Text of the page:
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Diabetes. 2006 Jan;55(1):27-33.

Costimulation blockade of both inducible costimulator and CD40 ligand induces dominant tolerance to islet allografts and prevents spontaneous autoimmune diabetes in the NOD mouse.

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Roberts Centre, 2000 College Plaza, University of Alberta, 2000 College Plaza, 8215 112 St., Edmonton, Alberta, Canada T6G 2C8.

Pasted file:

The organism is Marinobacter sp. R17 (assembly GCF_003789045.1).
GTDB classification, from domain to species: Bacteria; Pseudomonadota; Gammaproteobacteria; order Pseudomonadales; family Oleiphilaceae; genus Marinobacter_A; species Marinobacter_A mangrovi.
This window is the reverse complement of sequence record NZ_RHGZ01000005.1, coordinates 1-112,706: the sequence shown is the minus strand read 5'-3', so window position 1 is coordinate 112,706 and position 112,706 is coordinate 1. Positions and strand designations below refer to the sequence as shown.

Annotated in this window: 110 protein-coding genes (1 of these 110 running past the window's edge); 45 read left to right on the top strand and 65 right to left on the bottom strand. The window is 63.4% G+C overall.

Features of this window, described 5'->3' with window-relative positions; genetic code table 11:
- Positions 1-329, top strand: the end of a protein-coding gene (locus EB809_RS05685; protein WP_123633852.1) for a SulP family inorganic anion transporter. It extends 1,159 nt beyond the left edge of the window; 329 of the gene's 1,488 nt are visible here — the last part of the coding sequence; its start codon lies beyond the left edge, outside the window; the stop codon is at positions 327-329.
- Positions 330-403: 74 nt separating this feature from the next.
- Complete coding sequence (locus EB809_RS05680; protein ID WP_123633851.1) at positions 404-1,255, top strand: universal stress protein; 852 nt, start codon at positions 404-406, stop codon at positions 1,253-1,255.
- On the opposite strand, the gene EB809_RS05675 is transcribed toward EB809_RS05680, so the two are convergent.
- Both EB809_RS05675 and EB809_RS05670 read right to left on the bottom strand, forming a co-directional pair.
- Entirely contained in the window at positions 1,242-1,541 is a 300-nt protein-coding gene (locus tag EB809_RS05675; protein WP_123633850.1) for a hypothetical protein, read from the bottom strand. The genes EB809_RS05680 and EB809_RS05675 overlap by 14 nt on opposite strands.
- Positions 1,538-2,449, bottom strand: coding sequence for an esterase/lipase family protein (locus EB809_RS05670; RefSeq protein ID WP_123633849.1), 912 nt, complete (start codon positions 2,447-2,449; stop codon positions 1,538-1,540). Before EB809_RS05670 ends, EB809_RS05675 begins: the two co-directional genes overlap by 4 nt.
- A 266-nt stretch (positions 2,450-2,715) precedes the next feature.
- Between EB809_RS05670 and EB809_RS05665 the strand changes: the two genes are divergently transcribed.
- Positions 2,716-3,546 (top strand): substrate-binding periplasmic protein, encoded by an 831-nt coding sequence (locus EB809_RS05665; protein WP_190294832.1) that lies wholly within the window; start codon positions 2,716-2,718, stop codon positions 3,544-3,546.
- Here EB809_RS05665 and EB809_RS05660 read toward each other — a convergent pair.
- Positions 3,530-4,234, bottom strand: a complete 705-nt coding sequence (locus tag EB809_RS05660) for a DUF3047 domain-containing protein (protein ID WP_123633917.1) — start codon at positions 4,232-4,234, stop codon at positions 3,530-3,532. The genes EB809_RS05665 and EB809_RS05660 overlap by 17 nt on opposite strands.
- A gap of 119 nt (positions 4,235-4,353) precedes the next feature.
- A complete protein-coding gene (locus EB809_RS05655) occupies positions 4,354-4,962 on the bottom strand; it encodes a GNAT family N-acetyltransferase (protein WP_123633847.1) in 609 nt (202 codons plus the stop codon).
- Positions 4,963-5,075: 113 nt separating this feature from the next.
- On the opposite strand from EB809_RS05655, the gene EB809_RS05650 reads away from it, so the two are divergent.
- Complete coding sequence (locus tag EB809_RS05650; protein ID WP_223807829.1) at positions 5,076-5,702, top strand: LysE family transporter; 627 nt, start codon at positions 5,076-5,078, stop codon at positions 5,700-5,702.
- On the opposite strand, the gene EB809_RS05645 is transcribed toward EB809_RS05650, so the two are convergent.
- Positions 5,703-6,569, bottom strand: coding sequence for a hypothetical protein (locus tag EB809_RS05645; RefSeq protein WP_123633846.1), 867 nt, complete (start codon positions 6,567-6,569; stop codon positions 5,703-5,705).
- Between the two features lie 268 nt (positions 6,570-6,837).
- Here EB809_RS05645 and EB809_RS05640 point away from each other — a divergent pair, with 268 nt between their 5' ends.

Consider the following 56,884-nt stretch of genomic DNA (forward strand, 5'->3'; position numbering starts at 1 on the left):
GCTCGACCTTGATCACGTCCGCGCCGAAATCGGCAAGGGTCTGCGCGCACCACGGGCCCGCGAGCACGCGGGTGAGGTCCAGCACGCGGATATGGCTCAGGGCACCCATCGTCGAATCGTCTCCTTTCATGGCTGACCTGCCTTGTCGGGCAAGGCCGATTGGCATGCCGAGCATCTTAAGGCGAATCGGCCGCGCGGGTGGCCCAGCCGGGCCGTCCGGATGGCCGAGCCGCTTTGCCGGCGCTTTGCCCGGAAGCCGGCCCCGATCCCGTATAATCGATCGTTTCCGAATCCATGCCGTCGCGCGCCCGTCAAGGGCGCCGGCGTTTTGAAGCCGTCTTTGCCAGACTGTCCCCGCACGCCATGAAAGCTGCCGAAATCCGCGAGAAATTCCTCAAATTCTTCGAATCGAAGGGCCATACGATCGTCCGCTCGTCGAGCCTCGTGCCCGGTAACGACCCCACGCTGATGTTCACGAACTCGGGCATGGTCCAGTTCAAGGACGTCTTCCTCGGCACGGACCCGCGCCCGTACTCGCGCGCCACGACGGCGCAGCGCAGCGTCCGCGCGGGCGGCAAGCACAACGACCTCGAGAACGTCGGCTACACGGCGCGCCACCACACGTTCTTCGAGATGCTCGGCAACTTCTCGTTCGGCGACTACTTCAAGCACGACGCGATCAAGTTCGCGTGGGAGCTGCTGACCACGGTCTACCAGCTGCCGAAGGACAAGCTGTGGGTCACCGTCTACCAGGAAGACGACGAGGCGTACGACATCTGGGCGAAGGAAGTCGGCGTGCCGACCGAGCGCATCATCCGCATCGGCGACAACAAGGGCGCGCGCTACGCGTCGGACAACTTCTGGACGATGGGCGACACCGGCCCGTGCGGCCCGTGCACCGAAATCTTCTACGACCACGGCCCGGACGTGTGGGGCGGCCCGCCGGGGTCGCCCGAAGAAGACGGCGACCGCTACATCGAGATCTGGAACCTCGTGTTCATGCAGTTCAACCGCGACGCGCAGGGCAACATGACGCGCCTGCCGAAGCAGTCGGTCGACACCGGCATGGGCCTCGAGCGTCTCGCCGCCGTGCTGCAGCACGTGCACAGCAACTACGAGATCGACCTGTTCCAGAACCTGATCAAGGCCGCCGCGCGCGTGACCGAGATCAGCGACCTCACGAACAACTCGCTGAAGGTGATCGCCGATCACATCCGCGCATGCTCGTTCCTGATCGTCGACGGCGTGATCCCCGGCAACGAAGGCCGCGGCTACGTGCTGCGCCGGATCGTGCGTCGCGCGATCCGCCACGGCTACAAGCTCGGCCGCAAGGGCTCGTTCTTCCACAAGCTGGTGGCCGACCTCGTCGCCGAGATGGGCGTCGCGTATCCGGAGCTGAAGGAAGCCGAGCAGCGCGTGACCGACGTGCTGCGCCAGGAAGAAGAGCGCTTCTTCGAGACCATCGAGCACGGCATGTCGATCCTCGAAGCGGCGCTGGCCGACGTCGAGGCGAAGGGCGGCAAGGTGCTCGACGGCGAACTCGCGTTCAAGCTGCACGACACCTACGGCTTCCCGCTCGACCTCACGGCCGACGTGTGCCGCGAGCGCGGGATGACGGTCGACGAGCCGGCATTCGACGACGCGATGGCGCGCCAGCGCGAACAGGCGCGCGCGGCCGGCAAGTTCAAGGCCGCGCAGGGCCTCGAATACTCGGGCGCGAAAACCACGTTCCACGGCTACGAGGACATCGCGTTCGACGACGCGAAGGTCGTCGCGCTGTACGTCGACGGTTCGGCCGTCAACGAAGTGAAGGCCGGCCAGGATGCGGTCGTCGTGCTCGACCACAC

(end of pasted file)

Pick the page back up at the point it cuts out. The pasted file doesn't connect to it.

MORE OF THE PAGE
Costimulation blockade is a promising strategy for preventing allograft rejection and inducing tolerance. Using a fully allogeneic mouse model, we tested the effectiveness of the combined blockade of the CD40 ligand and the inducible costimulator (ICOS) on islet allograft survival and in the prevention of autoimmune diabetes in the NOD mouse. Recipients treated with blocking monoclonal antibodies (mAbs) to ICOS and the CD40 ligand had significant prolongation of graft survival, with 26 of 28 functioning for >200 days. Long-term engrafted mice maintained antidonor proliferative and cytotoxic responses, but donor-specific immunization did not induce graft rejection, and challenge with second, same donor but not third-party grafts resulted in long-term acceptance. The immunohistology of tolerant grafts demonstrated the presence of CD4(+)CD25(+) T-cells expressing Foxp3, and islet/kidney composite grafts from tolerant mice, but not from mice lacking lymphocytes, were accepted indefinitely when transplanted into naïve B6 mice, suggesting that recipient T-cells were necessary to generate dominant tolerance. Combined anti-ICOS and anti-CD40 ligand mAb therapy also prevented diabetes in NOD mice, with only 11% of treated recipients developing diabetes compared with 75% of controls. These data demonstrate that the blockade of CD40 ligand and ICOS signaling induces islet allograft tolerance involving a dominant mechanism associated with intragraft regulatory cells and prevents autoimmune diabetes in NOD mice.

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